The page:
"Work together in close cooperation with the private sector to rapidly build out the telecommunications infrastructure in the Region, adopting strategies to make affordable access available to all for basic telephone service and the internet, such as implementing the Inter-American Telecommunications Commission guidelines on value added services and encouraging the development of community information service centers that provide access to basic telephone and value-added services, computers, the internet and multimedia services, bearing in mind the diverse needs of the countries of the Region and divergent levels of development"

Argentina defines value added services as those which, through the support of networks, linkages and/or telecommunications systems, offer facilities that distinguish them from basic service, by applying processes for making information available, working with such information, and permitting interaction with it by the subscriber. The services are provided under a system of free competition. Access to the Internet under conditions of social and geographical equality, at reasonable rates and modern quality standards applicable to multimedia, was declared by a 1997 decree to be in the national interest.

In Brazil, value added services are defined as any activities that increase telecommunications service and are freely available. Because they are not classified as telecommunications services, they are not subject to control by ANATEL, and this will encourage expansion and deregulation of the services, as stipulated in the Plan of Action.

Chile defines value added services as supplementary services. It is not necessary to have a telecommunications service license to offer them, although those who provide additional services must comply with the technical standards established by the Department of Telecommunications, and must not make any changes to the basic technical characteristics of the networks.

In Mexico, value added services have been deregulated under the Federal Telecommunications Law and the North American Free Trade Agreement (NAFTA). In 1997, a number of service providers were registered, covering the provision of audio text services, remote database consultation, electronic mail and data transmission and Internet access, among others. Some 403,000 users were connected to the Internet in that year.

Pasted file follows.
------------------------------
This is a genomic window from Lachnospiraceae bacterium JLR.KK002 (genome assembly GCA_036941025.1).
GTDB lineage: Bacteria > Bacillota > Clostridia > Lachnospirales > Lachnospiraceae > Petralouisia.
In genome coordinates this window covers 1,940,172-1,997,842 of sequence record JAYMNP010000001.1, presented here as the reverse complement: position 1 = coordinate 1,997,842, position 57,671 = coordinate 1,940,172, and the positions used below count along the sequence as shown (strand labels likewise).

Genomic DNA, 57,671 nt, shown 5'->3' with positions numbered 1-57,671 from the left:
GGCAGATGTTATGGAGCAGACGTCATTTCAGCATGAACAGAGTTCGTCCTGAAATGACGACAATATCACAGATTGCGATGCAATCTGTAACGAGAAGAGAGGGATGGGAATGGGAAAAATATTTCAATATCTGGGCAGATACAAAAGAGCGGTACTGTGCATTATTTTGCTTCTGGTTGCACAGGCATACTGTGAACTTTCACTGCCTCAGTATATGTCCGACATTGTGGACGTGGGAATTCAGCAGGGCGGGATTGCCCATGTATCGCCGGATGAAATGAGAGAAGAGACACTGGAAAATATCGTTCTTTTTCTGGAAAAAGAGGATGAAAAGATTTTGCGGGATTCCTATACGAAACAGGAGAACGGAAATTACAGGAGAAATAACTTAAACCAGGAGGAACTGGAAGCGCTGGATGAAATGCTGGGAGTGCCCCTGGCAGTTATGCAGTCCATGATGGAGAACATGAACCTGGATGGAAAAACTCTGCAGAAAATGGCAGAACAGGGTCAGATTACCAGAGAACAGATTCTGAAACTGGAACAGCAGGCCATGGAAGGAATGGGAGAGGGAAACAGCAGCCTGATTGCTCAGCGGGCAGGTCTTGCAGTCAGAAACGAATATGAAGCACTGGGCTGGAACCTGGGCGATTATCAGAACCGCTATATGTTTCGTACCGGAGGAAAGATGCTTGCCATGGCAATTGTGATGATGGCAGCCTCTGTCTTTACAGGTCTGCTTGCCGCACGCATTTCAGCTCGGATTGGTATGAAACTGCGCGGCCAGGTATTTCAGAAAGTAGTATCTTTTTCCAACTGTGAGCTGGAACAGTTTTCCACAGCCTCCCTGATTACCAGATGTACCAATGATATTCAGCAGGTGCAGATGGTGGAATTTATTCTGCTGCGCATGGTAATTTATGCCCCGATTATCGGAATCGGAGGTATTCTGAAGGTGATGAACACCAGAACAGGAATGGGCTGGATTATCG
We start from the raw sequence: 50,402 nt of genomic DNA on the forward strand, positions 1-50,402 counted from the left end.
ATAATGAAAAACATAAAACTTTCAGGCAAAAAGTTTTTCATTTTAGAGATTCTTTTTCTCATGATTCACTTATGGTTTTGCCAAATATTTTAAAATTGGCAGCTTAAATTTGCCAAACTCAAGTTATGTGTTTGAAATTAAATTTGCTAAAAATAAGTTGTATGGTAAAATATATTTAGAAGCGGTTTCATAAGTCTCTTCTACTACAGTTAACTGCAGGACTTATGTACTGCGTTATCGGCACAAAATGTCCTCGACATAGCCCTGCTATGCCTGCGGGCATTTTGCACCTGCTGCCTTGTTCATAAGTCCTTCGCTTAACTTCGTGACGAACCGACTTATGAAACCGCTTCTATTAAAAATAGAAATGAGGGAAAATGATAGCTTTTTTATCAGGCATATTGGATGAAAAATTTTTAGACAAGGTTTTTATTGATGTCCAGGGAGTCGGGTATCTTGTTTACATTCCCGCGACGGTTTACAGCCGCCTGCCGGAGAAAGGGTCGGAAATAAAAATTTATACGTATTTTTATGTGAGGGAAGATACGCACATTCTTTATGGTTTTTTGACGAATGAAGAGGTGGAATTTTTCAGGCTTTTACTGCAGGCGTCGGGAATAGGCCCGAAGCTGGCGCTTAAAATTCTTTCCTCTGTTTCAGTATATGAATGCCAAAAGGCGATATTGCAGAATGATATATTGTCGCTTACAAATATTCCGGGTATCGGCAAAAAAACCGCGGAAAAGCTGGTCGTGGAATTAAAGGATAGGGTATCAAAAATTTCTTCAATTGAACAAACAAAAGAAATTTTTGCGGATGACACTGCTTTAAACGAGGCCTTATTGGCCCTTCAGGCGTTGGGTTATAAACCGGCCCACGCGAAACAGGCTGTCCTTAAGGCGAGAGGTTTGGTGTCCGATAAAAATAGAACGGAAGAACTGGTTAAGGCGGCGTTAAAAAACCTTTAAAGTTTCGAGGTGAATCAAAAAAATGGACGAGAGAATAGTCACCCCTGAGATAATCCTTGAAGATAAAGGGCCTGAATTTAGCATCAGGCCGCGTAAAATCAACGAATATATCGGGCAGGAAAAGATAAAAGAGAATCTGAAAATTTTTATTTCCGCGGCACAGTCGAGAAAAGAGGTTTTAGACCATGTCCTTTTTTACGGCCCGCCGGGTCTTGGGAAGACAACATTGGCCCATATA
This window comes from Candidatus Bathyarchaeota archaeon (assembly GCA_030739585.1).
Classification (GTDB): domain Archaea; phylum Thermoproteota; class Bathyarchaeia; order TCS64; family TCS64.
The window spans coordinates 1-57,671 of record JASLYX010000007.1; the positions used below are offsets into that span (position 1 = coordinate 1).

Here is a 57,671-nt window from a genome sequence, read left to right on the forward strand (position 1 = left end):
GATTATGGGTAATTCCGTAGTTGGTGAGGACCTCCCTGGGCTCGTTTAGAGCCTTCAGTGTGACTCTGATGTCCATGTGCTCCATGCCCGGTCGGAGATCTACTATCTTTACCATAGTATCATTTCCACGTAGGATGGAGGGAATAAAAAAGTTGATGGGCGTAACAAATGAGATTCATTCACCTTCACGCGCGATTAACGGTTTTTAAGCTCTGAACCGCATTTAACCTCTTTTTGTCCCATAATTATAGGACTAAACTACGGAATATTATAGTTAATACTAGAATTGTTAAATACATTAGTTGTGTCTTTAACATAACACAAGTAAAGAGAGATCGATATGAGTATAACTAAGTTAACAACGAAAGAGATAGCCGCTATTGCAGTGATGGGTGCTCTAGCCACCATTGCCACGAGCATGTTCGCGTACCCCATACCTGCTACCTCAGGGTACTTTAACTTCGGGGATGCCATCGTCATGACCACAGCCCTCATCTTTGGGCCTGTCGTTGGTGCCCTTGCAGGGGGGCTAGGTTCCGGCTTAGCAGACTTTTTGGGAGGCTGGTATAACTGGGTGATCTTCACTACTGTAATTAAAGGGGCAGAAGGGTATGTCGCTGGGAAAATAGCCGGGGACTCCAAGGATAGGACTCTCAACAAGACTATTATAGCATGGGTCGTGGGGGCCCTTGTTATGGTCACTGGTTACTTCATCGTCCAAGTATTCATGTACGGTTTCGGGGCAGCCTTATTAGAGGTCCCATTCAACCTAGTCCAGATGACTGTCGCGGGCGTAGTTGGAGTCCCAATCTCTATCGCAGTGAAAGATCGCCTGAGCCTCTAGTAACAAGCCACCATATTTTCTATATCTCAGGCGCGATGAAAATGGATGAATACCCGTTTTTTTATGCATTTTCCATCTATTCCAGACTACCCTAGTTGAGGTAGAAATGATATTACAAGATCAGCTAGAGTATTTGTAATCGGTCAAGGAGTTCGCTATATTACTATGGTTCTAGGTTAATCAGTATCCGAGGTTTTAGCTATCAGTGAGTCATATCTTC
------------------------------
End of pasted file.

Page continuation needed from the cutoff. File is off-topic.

Nicaragua classifies as unregulated value added services those that, in light of their technical or economic characteristics, need only to be registered and can be offered on a competitive basis.

Paraguay has prepared regulations governing the awarding of licenses and the installation, operation, functioning and exploitation of Internet services. These are considered to be value-added services, and are offered on request, under a system of free competition.

Peru defines value added services as those that use the services of carriers (final or distribution) as supports, or that add features or facilities to the basic service. Currently, about 33% of companies registered to provide value-added services to Internet access services.

Within CITEL, a Working Group of PAC-1 has completed preparation of a draft Convention for the implementation of value-added services in the region. This has been submitted to the FTAA Working Group on Services for consideration.

3. Information on regulatory processes and the progress of negotiations

"Promote, in cooperation with the private sector, the exchange and distribution of information concerning regulatory matters such as universal access/service, interconnection and the establishment of independent regulatory bodies, taking into account the commitments made in the World Trade Organization’s Agreements on Trade in Basic Telecommunications Services (the GBT Agreement), developments in the Free Trade Area of the Americas process, and the Declaration and Plan of Action adopted by the 1996 Senior Telecommunications Officials Meeting held in Washington D.C. with a view to developing, wherever possible, and subject to national constraints, best practice guidelines and requesting when needed the assistance of CITEL, regional telecommunications organizations, the International Telecommunications Union (ITU), the Inter-American Development Bank (IDB) and others as appropriate."

Argentina liberalized its public telephone service in May, 1998, and issued new regulations for public telephone service, as well as a national plan for public telephone licenses. Local as well as domestic and international long distance services will be fully deregulated between October and November 1999. The Ministry of Communications is the body responsible for determining policy in this sector, and for issuing the relevant regulations. In 1990, the National Communications Commission was created, the functions of which include administrative and technical regulation, licensing and the control, supervision and inspection of telecommunications and postal facilities.

Brazil has introduced a new model, through the General Telecommunications Law. This calls for open competition and universal access to services, and assigns the state the role of regulating and supervising the market. The law guarantees interconnections in order to promote competition. In this context, ANATEL was created as a special autonomous agency under the Ministry of Communications.